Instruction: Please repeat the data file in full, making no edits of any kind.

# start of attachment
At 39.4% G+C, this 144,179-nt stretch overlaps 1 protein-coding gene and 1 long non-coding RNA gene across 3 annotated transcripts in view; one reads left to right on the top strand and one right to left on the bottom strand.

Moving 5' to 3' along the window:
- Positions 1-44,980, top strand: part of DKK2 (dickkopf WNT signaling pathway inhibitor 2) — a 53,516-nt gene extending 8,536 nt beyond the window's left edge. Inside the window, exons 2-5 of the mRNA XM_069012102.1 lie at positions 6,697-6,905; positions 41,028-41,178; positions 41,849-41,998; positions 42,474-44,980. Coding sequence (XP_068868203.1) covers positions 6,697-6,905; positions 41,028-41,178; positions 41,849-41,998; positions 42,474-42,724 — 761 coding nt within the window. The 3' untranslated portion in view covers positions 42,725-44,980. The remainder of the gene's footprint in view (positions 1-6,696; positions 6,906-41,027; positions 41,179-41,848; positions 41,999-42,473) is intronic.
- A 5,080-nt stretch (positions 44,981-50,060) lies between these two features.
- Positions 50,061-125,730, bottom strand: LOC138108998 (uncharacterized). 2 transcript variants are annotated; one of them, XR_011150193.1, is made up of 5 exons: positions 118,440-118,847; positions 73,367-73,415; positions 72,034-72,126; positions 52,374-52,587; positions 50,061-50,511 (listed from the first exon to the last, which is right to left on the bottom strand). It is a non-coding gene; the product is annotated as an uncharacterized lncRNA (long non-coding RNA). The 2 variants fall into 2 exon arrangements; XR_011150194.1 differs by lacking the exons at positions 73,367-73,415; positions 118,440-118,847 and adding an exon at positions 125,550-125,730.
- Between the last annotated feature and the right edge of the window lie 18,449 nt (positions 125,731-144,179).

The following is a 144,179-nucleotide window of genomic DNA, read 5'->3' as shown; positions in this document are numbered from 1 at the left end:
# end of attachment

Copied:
At 39.4% G+C, this 144,179-nt stretch overlaps 1 protein-coding gene and 1 long non-coding RNA gene across 3 annotated transcripts in view; one reads left to right on the top strand and one right to left on the bottom strand.

Moving 5' to 3' along the window:
- Positions 1-44,980, top strand: part of DKK2 (dickkopf WNT signaling pathway inhibitor 2) — a 53,516-nt gene extending 8,536 nt beyond the window's left edge. Inside the window, exons 2-5 of the mRNA XM_069012102.1 lie at positions 6,697-6,905; positions 41,028-41,178; positions 41,849-41,998; positions 42,474-44,980. Coding sequence (XP_068868203.1) covers positions 6,697-6,905; positions 41,028-41,178; positions 41,849-41,998; positions 42,474-42,724 — 761 coding nt within the window. The 3' untranslated portion in view covers positions 42,725-44,980. The remainder of the gene's footprint in view (positions 1-6,696; positions 6,906-41,027; positions 41,179-41,848; positions 41,999-42,473) is intronic.
- A 5,080-nt stretch (positions 44,981-50,060) lies between these two features.
- Positions 50,061-125,730, bottom strand: LOC138108998 (uncharacterized). 2 transcript variants are annotated; one of them, XR_011150193.1, is made up of 5 exons: positions 118,440-118,847; positions 73,367-73,415; positions 72,034-72,126; positions 52,374-52,587; positions 50,061-50,511 (listed from the first exon to the last, which is right to left on the bottom strand). It is a non-coding gene; the product is annotated as an uncharacterized lncRNA (long non-coding RNA). The 2 variants fall into 2 exon arrangements; XR_011150194.1 differs by lacking the exons at positions 73,367-73,415; positions 118,440-118,847 and adding an exon at positions 125,550-125,730.
- Between the last annotated feature and the right edge of the window lie 18,449 nt (positions 125,731-144,179).

The following is a 144,179-nucleotide window of genomic DNA, read 5'->3' as shown; positions in this document are numbered from 1 at the left end: